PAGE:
Douglas DC-3 Dakota G-AMVC of BKS Air Transport Ltd, crashed on Croglin Fell in the North Pennines whilst on route to Crosby on Eden on the 17th October 1961

C-47 Dakota


H. L. Mose Captain Pilot Killed
A. Francis First officer Co-pilot Killed
C. N. Wildman Supernumerary Pilot Killed
Valerie Christian Air Hostess Killed


Douglas Dakota G-AMVC of BKS Air Transport
Image ©: The A.J. Jackson Collection, Brooklands Museum,


The aircraft and crew were all based at Yeadon, Captin Mose was BKS Air Transport’s senior pilot at the airfield. The aircraft had been chartered to fly a party of farmers and agricultural workers from Crosby on Eden near Carlisle to Speke so they could visit the Lever Brothers Farm in Flintshire.

The crew first had to fly the aircraft from Yeadon to Crosby, an airfield that none of them had flown to before. Despite never having flown to Crosby before the crew were experienced, Capt Mose had flown 6586 hours and his co-pilot 1st Off. Francis had flown 2638 hours. The Supernumerary Pilot was newly qualified commercial pilot with 384 hours who was employed by BKS as a trainee pilot.

The weather in the Carlisle area during the 17th October 1961 was fairly poor with strong winds, westerly 22 knots at ground level becoming north westerly 40 to 45 knots from 2000 to 10000 feet and continuous moderate to heavy rain in the Carlisle area.

The aircraft left Yeadon at 08:18 for what had been planned to be a 40 minutes flight, the Supernumerary pilot was in the Captain’s seat with the Captain in the right hand seat at take off. They climbed to 6500 feet at 08:44 Crosby was called with an overhead ETA of 08:51. The controller on duty at Crosby was asked to provide a QDM and over the next few minutes passed a number of bearings to the crew. After the crew’s ETA had passed the controller remarked “You appear to have a tremendous headwind”, it was determined that the original flight plan was based on still air conditions. The aircraft passed overhead the airfield at 09:04 and was then to have carried out a turn to the west following a course of 290o before turning on to a course 095o to head back to the airfield for landing. Throughout this the controller was to pass QDMs so the aircraft could remain on course in the strong wind.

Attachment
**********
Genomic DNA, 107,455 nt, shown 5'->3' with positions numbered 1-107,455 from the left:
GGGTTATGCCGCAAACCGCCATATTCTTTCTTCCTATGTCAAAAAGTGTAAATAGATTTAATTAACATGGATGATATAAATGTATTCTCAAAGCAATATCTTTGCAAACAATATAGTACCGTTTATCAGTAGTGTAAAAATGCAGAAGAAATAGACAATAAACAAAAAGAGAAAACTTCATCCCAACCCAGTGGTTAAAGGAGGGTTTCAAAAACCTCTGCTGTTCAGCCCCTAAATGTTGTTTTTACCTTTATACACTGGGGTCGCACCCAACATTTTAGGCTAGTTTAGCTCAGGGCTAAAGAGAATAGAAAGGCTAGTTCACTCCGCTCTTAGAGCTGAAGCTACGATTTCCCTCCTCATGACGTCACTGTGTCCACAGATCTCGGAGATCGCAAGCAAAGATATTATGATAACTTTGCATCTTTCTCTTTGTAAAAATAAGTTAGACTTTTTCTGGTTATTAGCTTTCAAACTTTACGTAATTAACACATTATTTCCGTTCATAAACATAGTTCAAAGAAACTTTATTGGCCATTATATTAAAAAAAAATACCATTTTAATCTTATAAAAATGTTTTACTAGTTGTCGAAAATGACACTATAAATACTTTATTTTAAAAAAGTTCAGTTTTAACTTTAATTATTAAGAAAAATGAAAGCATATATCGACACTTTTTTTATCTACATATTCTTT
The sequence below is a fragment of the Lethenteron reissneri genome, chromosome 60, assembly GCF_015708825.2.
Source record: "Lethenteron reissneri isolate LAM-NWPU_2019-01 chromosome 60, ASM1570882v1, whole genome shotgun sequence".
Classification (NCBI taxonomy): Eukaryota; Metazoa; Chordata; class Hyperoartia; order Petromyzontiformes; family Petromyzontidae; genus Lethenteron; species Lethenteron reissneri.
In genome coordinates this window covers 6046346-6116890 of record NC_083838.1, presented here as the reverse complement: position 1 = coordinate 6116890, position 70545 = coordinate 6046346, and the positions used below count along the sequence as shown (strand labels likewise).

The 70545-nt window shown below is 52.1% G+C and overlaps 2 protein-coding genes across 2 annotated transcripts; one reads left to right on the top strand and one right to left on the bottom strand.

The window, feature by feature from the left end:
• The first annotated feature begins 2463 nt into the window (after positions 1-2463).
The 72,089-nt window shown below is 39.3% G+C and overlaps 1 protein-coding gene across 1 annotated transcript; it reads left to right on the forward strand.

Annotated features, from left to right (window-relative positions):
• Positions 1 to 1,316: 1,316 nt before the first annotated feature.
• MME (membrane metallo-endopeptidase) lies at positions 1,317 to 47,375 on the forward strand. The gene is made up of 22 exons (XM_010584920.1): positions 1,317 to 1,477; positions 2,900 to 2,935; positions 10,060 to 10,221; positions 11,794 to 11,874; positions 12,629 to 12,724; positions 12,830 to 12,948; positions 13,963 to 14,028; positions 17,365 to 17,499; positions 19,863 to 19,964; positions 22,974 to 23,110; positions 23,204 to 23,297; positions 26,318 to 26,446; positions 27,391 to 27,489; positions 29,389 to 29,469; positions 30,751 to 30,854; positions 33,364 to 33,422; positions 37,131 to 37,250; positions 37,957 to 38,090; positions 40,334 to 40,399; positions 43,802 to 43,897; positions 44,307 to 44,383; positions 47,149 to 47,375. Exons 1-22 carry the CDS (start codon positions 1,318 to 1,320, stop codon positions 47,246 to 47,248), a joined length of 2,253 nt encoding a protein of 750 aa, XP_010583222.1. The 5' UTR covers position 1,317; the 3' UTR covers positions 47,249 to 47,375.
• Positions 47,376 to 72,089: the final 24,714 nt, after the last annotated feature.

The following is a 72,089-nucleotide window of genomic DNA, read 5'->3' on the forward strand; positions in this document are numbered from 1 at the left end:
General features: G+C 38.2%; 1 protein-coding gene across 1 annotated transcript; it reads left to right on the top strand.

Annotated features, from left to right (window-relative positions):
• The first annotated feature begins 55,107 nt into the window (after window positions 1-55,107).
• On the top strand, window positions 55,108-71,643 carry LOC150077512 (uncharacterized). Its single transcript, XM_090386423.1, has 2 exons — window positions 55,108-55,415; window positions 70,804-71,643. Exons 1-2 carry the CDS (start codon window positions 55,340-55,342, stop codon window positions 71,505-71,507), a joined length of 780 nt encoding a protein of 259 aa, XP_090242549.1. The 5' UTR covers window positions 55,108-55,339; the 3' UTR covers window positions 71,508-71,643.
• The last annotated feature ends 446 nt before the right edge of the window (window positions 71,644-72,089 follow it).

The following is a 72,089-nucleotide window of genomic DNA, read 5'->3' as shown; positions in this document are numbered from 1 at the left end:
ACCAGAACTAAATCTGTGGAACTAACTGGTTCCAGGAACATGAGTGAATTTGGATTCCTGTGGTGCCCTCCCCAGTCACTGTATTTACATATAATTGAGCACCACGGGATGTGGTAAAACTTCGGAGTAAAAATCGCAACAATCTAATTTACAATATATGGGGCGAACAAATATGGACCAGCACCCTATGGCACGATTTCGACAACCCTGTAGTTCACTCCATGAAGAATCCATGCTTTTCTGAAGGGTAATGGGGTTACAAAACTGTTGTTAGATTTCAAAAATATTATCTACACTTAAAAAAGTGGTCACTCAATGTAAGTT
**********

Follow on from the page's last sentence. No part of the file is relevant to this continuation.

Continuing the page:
The pilot of the aircraft turned onto the correct course but shortly after turned SW and then eastward before heading SE away from the airfield, within a couple of minutes the aircraft struck the northern side of Croglin Fell. Both wings and engines were torn off and the fuselage badly damaged.

Map showing the route taken by Dakota G-AMVC around Carlisle before it crashed
Above is a map from the AIB report into the accident, click on the image to view a larger version.
Wreckage at the crash site of Daktoa G-AMVC on Croglin Fell, Penrith, Cumbria
Parts from G-AMVC as gathered up into a number of pits, this is the one that contains most wreckage. When walking around on the moss you can hear the crunching of metal so parts from the aircraft are buried all over the site.
Wreckage at the crash site of Daktoa G-AMVC on Croglin Fell, Penrith, Cumbria
A view of another of the pits.